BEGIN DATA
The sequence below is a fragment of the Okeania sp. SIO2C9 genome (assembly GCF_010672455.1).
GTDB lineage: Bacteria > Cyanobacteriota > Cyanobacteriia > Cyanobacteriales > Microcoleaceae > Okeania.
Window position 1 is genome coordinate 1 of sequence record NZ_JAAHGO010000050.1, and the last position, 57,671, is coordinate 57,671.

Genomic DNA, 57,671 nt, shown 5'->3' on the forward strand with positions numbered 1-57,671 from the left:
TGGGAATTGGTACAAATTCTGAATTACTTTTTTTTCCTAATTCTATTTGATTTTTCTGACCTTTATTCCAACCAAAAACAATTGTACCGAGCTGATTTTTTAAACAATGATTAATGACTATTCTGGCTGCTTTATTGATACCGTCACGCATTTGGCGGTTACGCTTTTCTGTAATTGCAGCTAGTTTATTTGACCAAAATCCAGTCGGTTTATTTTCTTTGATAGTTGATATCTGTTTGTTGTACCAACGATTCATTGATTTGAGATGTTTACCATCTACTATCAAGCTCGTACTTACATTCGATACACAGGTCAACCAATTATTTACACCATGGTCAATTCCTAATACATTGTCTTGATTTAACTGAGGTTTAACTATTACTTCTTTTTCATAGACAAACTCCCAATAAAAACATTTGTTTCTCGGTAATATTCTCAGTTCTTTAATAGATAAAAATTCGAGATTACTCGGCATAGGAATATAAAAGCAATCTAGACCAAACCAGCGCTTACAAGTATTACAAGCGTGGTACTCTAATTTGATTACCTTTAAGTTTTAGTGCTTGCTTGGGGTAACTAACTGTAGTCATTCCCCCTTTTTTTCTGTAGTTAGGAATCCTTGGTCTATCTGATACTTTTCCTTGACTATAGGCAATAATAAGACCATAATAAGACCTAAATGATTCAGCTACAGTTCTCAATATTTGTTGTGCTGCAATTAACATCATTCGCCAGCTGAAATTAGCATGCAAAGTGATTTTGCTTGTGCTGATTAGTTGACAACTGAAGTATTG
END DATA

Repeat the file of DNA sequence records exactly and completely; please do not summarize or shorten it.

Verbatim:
The sequence below is a fragment of the Okeania sp. SIO2C9 genome (assembly GCF_010672455.1).
GTDB lineage: Bacteria > Cyanobacteriota > Cyanobacteriia > Cyanobacteriales > Microcoleaceae > Okeania.
Window position 1 is genome coordinate 1 of sequence record NZ_JAAHGO010000050.1, and the last position, 57,671, is coordinate 57,671.

Genomic DNA, 57,671 nt, shown 5'->3' on the forward strand with positions numbered 1-57,671 from the left:
TGGGAATTGGTACAAATTCTGAATTACTTTTTTTTCCTAATTCTATTTGATTTTTCTGACCTTTATTCCAACCAAAAACAATTGTACCGAGCTGATTTTTTAAACAATGATTAATGACTATTCTGGCTGCTTTATTGATACCGTCACGCATTTGGCGGTTACGCTTTTCTGTAATTGCAGCTAGTTTATTTGACCAAAATCCAGTCGGTTTATTTTCTTTGATAGTTGATATCTGTTTGTTGTACCAACGATTCATTGATTTGAGATGTTTACCATCTACTATCAAGCTCGTACTTACATTCGATACACAGGTCAACCAATTATTTACACCATGGTCAATTCCTAATACATTGTCTTGATTTAACTGAGGTTTAACTATTACTTCTTTTTCATAGACAAACTCCCAATAAAAACATTTGTTTCTCGGTAATATTCTCAGTTCTTTAATAGATAAAAATTCGAGATTACTCGGCATAGGAATATAAAAGCAATCTAGACCAAACCAGCGCTTACAAGTATTACAAGCGTGGTACTCTAATTTGATTACCTTTAAGTTTTAGTGCTTGCTTGGGGTAACTAACTGTAGTCATTCCCCCTTTTTTTCTGTAGTTAGGAATCCTTGGTCTATCTGATACTTTTCCTTGACTATAGGCAATAATAAGACCATAATAAGACCTAAATGATTCAGCTACAGTTCTCAATATTTGTTGTGCTGCAATTAACATCATTCGCCAGCTGAAATTAGCATGCAAAGTGATTTTGCTTGTGCTGATTAGTTGACAACTGAAGTATTG